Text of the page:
The component in a vertical, upward direction in straight and level flight of the resultant force created by the relative wind acting on the lifting surfaces of an aeroplane
Straight line through the centre of gravity that runs parallel with the line that would run from nose to tail
The angle (measured in a clockwise direction) between the course of an aeroplane and Magnetic North
Magnetic Track Angle
The angle (measured in a clockwise direction) between the track of an aeroplane and Magnetic North
Meteorological information (weather reports)
A method of construction in which the skin carries the whole or the greater part of the main loads. Most modern training aircraft are of a monocoque design
Navigator responsible for the navigation of the aircraft
Navigator acting under the supervision of the Pilot in Command
Navigator under training
National Air Traffic Service
Identifying lights on an aircraft can be used to identify the presence of an aircraft and its direction of movement, especially at night. A complete set of navigation lights comprise a red light on the port wingtip, a green light on the starboard wingtip and a white light at the tail
Non Directional Beacon
Navigation Flight Test
Notice to Airmen
National Private Pilot's Licence
Pilot in Command
Pilot in Command Under supervision
Second Pilot exercising the privileges of his licence as a required member of the operating crew
Student Pilot; Pilot under training
The angle by which the nose of an aircraft is inclined up or down from the horizontal
A tube with an open end, exposed to the airstream. This is part of an airspeed indicator.
The left side (looking forward) of the aircraft.
Private Pilot's Licence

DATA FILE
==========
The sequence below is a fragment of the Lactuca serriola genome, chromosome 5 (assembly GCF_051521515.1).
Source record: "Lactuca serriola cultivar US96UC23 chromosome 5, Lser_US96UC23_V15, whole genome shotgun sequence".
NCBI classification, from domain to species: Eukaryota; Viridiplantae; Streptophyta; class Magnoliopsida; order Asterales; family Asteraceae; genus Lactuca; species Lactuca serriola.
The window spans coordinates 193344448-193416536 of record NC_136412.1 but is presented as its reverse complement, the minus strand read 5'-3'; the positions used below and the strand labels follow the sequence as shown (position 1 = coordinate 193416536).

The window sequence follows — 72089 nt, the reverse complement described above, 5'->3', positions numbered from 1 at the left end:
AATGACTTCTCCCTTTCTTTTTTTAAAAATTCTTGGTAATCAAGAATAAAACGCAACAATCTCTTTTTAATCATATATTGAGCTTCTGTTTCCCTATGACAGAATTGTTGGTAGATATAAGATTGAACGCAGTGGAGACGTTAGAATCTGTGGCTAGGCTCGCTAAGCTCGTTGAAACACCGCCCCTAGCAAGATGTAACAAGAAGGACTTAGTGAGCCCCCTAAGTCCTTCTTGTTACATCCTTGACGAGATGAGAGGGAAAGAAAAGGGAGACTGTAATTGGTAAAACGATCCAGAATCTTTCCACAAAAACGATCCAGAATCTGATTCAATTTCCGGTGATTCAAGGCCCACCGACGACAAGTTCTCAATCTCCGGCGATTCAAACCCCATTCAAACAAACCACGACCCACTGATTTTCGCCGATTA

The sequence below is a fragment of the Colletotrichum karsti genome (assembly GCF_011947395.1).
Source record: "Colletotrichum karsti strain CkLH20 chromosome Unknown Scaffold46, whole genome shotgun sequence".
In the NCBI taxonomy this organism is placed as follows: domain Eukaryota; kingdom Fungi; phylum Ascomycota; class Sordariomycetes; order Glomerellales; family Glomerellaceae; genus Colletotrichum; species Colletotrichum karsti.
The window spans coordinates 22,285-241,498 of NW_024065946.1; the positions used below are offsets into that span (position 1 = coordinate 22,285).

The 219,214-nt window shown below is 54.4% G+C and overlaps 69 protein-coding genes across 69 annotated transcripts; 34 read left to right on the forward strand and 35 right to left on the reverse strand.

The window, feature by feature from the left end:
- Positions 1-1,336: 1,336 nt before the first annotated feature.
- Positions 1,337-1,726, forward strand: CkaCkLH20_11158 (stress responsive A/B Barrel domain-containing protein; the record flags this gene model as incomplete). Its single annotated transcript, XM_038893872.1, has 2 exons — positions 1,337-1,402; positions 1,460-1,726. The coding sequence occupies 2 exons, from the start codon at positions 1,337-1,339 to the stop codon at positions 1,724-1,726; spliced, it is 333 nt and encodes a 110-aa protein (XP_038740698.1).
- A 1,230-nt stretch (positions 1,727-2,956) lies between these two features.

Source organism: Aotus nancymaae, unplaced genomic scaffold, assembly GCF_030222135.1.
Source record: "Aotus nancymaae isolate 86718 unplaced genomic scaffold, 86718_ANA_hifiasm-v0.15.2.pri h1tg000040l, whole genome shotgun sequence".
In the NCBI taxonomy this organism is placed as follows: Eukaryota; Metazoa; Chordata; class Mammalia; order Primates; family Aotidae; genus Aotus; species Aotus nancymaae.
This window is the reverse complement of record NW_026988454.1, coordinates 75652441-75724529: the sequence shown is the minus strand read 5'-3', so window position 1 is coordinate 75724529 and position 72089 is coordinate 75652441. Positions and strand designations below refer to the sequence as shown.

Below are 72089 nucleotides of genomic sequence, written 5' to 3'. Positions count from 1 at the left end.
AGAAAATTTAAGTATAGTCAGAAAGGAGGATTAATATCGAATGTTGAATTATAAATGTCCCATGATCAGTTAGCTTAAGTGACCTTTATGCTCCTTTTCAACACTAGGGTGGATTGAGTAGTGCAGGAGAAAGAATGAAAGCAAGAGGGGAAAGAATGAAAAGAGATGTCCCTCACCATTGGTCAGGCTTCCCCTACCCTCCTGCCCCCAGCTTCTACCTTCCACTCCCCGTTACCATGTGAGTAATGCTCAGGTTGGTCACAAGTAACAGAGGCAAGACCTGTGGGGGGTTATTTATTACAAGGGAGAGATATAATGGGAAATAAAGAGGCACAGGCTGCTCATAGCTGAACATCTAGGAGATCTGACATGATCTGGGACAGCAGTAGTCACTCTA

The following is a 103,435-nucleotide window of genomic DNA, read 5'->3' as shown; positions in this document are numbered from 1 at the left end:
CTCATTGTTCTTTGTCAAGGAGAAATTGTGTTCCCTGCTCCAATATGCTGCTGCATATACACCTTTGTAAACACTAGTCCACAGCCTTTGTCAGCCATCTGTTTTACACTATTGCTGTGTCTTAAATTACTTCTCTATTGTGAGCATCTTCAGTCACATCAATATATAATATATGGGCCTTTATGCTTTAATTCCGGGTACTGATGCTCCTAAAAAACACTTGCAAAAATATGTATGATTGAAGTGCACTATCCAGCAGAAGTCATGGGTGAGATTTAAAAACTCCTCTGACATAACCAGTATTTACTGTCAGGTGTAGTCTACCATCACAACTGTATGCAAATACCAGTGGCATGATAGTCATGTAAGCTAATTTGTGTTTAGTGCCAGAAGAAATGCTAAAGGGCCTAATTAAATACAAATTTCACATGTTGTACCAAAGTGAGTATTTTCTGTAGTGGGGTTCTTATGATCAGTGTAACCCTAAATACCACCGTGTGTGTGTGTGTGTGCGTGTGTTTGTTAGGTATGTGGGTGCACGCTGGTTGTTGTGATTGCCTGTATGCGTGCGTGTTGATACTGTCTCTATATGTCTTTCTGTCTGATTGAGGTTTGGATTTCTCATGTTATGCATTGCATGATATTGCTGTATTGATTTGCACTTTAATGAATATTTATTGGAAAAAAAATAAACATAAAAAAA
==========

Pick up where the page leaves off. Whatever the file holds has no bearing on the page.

Prior Permission Required
Sum of the drag caused by surface friction and pressure
Request magnetic heading to steer towards…..with no wind
Request magnetic bearing from
Setting on the subscale of the altimeter so that the instrument shows height above the reference elevation being used
The indicated reading on an altimeter when the subscale is set to 1013.2
Setting on the subscale of the altimeter so that the instrument shows elevation or altitude above sea level
True great circle bearing to an aircraft from a station
Normally hinged to the fin, this vertical moving surface is for directional management and blance of the aircraft.
Senior Air Traffic Controller
Flight and Flight time recorded when unaccompanied by a supervising pilot
Transmit via Transponder
This is nothing to do with the engine! The wing of an aeroplane is said to stall when the smooth flow over the top surface breaks down and degenerates into turbulence. The amount of lift generated suddenly drops as does the wing. It is essential that pilot's learn how to recover from a spin.
Right-hand side of an aeroplane when looking forward.
Licensed Radiotelephony operator
Radiotelephony operator under training
Usuallyy set in the trailing edge of a control surface, a tab is a small hunged flap that is used to regulate the control surface. This regulation helps ensure the plane is properly trimmed when the controls are centralised.
The horizontal, fixed tail surface of a plane
The movement of aircraft from a position of rest to the moment they are airborne
The speed of an aeroplane through the air in which it is flying
Take of distance available
Take Off Run Available
A course followed across the surface of the earth by the centre of gravity of an aeroplane. This is not always the course set. The track is influenced by wind and pilot error.
Radio Signal Transmitter
This orientation instrument registers the variation of the route of a plane to right or left.
Visual Flight Rules
The distance at which objects may be clearly seen